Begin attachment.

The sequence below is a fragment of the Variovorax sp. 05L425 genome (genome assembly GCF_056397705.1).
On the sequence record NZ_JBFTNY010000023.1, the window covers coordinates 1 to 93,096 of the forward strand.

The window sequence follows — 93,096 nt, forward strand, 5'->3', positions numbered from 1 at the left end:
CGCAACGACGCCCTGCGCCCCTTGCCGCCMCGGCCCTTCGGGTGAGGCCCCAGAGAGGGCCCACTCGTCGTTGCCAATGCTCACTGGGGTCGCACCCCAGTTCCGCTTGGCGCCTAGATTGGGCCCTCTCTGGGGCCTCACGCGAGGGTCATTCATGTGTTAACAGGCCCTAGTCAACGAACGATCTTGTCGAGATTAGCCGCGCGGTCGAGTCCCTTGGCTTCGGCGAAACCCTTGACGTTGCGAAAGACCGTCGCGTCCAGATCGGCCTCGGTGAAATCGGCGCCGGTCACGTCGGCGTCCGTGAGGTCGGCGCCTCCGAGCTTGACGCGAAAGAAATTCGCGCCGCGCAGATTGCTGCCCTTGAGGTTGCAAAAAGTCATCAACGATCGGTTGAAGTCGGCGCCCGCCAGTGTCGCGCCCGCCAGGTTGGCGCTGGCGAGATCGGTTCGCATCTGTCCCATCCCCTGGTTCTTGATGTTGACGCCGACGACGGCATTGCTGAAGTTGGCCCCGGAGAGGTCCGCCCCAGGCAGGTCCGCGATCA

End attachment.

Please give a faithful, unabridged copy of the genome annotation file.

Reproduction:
The sequence below is a fragment of the Variovorax sp. 05L425 genome (genome assembly GCF_056397705.1).
On the sequence record NZ_JBFTNY010000023.1, the window covers coordinates 1 to 93,096 of the forward strand.

The window sequence follows — 93,096 nt, forward strand, 5'->3', positions numbered from 1 at the left end:
CGCAACGACGCCCTGCGCCCCTTGCCGCCMCGGCCCTTCGGGTGAGGCCCCAGAGAGGGCCCACTCGTCGTTGCCAATGCTCACTGGGGTCGCACCCCAGTTCCGCTTGGCGCCTAGATTGGGCCCTCTCTGGGGCCTCACGCGAGGGTCATTCATGTGTTAACAGGCCCTAGTCAACGAACGATCTTGTCGAGATTAGCCGCGCGGTCGAGTCCCTTGGCTTCGGCGAAACCCTTGACGTTGCGAAAGACCGTCGCGTCCAGATCGGCCTCGGTGAAATCGGCGCCGGTCACGTCGGCGTCCGTGAGGTCGGCGCCTCCGAGCTTGACGCGAAAGAAATTCGCGCCGCGCAGATTGCTGCCCTTGAGGTTGCAAAAAGTCATCAACGATCGGTTGAAGTCGGCGCCCGCCAGTGTCGCGCCCGCCAGGTTGGCGCTGGCGAGATCGGTTCGCATCTGTCCCATCCCCTGGTTCTTGATGTTGACGCCGACGACGGCATTGCTGAAGTTGGCCCCGGAGAGGTCCGCCCCAGGCAGGTCCGCGATCA